Only one in ten Koreans would take in parents

May 9, 2014

According to a recent survey, only one in ten in Korea would take in their aging parents.

Times have changed. Even in Korea, only one in ten would take in their aging parents.

Nine in ten Koreans would prefer to to live separately from their parents, according to a recent survey by the Planned Population Federation of Korea.

The feeling is mutual for the parents, as  76.7 percent said they would refuse in the future even if their own children wanted to live with them.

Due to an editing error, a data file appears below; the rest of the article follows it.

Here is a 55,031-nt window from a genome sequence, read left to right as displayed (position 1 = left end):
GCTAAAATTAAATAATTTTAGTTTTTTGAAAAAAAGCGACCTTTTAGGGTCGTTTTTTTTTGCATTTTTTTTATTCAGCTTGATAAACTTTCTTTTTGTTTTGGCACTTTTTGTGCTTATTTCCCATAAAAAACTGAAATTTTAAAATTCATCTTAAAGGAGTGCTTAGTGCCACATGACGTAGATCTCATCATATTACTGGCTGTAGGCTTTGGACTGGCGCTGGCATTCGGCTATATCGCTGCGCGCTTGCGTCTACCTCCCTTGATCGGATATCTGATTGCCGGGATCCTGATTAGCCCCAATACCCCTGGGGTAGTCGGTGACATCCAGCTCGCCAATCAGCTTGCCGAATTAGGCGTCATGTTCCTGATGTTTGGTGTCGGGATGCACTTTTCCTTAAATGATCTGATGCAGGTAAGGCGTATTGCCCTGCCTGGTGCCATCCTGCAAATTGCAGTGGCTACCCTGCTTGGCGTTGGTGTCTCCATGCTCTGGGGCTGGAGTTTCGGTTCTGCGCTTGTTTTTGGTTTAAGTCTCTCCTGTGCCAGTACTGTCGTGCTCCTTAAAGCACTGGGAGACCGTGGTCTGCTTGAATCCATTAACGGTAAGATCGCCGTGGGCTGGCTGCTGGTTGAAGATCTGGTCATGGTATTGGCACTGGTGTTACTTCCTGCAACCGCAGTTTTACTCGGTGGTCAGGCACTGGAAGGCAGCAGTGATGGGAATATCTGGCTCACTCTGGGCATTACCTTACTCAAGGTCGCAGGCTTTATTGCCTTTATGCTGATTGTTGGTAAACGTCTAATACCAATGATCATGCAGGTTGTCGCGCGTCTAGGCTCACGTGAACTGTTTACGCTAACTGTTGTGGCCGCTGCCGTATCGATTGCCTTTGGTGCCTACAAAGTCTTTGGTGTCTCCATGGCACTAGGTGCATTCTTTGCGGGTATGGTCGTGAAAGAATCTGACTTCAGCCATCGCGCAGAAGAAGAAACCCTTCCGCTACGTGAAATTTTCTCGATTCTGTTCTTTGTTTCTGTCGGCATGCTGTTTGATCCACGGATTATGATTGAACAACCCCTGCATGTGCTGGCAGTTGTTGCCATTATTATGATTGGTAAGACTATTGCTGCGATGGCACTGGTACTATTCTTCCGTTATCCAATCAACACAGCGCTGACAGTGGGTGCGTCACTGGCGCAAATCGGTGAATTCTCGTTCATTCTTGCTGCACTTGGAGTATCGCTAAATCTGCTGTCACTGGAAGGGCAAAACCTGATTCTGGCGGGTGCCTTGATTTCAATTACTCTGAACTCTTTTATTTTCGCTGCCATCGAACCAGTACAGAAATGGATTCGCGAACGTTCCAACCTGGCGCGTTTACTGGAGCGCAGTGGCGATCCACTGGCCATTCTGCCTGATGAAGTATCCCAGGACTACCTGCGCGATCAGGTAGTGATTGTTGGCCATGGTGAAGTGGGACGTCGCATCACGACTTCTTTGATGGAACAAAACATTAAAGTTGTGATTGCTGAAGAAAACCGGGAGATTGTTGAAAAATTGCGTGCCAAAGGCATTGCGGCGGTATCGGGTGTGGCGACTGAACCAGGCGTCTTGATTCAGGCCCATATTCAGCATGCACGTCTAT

The survey, conducted over five days in April, questioned 1,466 married men and women in Korea.

Of them, 44.6 percent said it would be better to live separately, and 44.4 percent said it would be plausible only for economically well-off people. Meanwhile, 7.8% answered that it’s the responsibility of the first born son to take in aging parents, followed by sons (2.7 percent) and daughters (0.5%)

In addition, Sixty one percent of survey takers said they give their parents money on birthdays and holidays, while 28.6 percent said they send their parents money regularly.

Of those 28.6 percent, over half — 54.5 percent — said they give “allowances” to both families.

“This study shows that our culture of sacrifice and devotion has crumbled,” said Federation President Son Sook-mi. “The government needs to set up an infrastructure and a system for the elderly society to give them stability.”